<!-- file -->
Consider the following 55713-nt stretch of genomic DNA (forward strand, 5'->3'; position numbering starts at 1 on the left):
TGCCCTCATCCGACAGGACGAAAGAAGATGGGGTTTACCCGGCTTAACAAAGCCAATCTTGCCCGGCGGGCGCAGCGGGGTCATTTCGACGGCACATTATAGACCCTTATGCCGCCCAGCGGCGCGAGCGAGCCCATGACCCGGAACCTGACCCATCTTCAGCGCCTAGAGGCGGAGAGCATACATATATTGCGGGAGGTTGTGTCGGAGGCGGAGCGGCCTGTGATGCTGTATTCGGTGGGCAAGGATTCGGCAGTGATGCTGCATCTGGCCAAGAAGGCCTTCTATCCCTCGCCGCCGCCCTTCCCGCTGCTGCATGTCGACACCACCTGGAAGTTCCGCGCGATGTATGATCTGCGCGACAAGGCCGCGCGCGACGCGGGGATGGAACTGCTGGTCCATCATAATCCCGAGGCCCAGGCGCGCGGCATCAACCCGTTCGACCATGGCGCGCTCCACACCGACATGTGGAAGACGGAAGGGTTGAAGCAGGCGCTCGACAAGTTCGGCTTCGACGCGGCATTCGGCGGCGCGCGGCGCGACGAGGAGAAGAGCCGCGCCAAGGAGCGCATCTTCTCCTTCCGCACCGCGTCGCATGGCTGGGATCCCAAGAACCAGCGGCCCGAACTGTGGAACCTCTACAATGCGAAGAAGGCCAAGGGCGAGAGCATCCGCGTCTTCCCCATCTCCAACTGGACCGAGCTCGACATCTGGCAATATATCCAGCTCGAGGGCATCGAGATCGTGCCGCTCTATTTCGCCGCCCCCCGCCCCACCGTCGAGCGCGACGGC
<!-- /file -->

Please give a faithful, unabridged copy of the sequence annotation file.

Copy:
Consider the following 55713-nt stretch of genomic DNA (forward strand, 5'->3'; position numbering starts at 1 on the left):
TGCCCTCATCCGACAGGACGAAAGAAGATGGGGTTTACCCGGCTTAACAAAGCCAATCTTGCCCGGCGGGCGCAGCGGGGTCATTTCGACGGCACATTATAGACCCTTATGCCGCCCAGCGGCGCGAGCGAGCCCATGACCCGGAACCTGACCCATCTTCAGCGCCTAGAGGCGGAGAGCATACATATATTGCGGGAGGTTGTGTCGGAGGCGGAGCGGCCTGTGATGCTGTATTCGGTGGGCAAGGATTCGGCAGTGATGCTGCATCTGGCCAAGAAGGCCTTCTATCCCTCGCCGCCGCCCTTCCCGCTGCTGCATGTCGACACCACCTGGAAGTTCCGCGCGATGTATGATCTGCGCGACAAGGCCGCGCGCGACGCGGGGATGGAACTGCTGGTCCATCATAATCCCGAGGCCCAGGCGCGCGGCATCAACCCGTTCGACCATGGCGCGCTCCACACCGACATGTGGAAGACGGAAGGGTTGAAGCAGGCGCTCGACAAGTTCGGCTTCGACGCGGCATTCGGCGGCGCGCGGCGCGACGAGGAGAAGAGCCGCGCCAAGGAGCGCATCTTCTCCTTCCGCACCGCGTCGCATGGCTGGGATCCCAAGAACCAGCGGCCCGAACTGTGGAACCTCTACAATGCGAAGAAGGCCAAGGGCGAGAGCATCCGCGTCTTCCCCATCTCCAACTGGACCGAGCTCGACATCTGGCAATATATCCAGCTCGAGGGCATCGAGATCGTGCCGCTCTATTTCGCCGCCCCCCGCCCCACCGTCGAGCGCGACGGC